Until recently I hadn’t even heard the term “time anxiety”, but as soon as I did, I knew it was a name for something I have struggled with my entire life.
A habit built on strong foundations.
Being early is a habit that is deeply ingrained in my psyche. Growing up, Mum was always early. I am known for my early arrivals. Even hubby’s family tell stories of his mum arriving way too early on numerous occasions. It is no wonder that our boys are often the first to arrive wherever they go, whether it is school, parties or any other scheduled event. It’s just what we do.
And the arguments are strong for developing this good habit early in life. However, like any good habit, it can be taken to the extreme and become detrimental.
I didn’t even know this was a problem!
I was sitting at school one recent afternoon waiting for my boys. As I looked around at the other parents standing nearby I found myself wondering why they were there so early. Didn’t they have anything better to do than hanging around for half an hour waiting for the bell to ring? Imagine my shock when I realised the irony of these thoughts! To my dismay I realised that I had been arriving earlier and earlier each day, worried about getting a parking spot or being delayed in traffic. We live 2 minutes from the school! And yet I realised I had been leaving home 1 hour before the end of the school day.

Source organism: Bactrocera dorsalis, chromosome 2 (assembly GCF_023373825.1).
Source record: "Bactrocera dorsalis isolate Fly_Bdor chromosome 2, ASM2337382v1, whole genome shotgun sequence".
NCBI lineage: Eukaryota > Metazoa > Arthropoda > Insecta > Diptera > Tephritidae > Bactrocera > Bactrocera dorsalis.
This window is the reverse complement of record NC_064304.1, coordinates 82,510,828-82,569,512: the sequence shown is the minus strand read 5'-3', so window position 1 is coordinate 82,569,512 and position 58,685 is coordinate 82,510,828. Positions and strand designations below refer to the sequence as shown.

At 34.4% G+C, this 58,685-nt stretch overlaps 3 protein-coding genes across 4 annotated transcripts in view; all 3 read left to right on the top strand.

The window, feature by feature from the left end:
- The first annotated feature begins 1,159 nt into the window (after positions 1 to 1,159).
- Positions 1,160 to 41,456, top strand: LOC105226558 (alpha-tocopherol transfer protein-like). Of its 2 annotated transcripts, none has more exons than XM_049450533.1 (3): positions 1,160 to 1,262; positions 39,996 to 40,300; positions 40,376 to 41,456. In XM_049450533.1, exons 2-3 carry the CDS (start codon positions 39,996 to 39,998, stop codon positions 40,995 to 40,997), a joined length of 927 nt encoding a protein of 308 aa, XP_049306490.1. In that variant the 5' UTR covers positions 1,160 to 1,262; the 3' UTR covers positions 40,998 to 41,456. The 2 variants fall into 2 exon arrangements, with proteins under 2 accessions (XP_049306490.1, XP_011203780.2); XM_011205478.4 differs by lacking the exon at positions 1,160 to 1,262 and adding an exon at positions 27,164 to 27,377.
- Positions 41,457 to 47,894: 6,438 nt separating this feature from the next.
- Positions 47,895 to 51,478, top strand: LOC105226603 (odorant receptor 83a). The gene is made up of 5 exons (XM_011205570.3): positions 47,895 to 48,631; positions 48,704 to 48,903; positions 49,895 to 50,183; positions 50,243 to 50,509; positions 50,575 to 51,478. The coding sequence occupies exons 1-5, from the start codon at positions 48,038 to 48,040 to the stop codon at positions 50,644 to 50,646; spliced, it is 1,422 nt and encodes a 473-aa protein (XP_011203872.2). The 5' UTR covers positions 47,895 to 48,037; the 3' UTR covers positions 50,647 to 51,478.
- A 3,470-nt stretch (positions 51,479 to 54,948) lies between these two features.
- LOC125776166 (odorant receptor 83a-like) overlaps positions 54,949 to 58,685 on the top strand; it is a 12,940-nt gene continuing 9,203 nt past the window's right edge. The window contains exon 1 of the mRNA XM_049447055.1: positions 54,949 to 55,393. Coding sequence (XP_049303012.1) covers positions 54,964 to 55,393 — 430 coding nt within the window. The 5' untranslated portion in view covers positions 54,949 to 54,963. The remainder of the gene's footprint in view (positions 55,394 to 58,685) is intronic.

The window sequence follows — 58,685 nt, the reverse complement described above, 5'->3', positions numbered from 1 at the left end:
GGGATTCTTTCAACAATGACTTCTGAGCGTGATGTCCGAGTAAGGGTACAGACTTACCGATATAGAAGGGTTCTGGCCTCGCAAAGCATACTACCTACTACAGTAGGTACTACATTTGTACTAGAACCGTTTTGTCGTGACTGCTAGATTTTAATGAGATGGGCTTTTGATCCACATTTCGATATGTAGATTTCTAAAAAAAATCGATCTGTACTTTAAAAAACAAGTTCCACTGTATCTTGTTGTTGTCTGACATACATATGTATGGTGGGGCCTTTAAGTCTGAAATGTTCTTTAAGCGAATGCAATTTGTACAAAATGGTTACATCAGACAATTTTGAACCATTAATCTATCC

So for this weeks Conquering Fears of Friday challenge, I took a baby-step towards getting this back under control.
At 2pm when I was itching to get in my car, I filled the time with household chores. At 2:25pm I left home, this time for the butcher and the bakery. After taking my purchases back home,
putting them away, and driving to school, I arrived at 2:40pm (and got a perfectly adequate parking spot). I resisted racing in to school straight away, and instead used the time to check my emails. At 2:55pm I strolled “casually” through the school gates. I was not the first to arrive, but I wasn’t the last either. And after the school bell rang at 3pm I still had to wait 5 minutes for the boys to amble down from their classrooms.
This was not a comfortable experience for me. I found myself checking the time constantly and my anxiety built with every passing minute. But I was able to control it, and use my time more efficiently than I had been.
I was thankful for the timer on my phone, setting the alarm to ring at the time I had decided to get out of the car. This allowed me to concentrate on replying to the backlog of emails without worrying that I would get caught up and be late into school. And I distracted myself with a list of little jobs that I had made, not only to pass the time, but also to make the best use of the minutes I was taking back!
Using a timer to signal the appropriate time to transition, and a list as a distraction tool are both strategies that I use regularly with Mr 9 and Mr 5. Now that I know how effectively they worked for myself, I will continue to apply them as I work on stretching my boundaries around how I manage my time anxiety.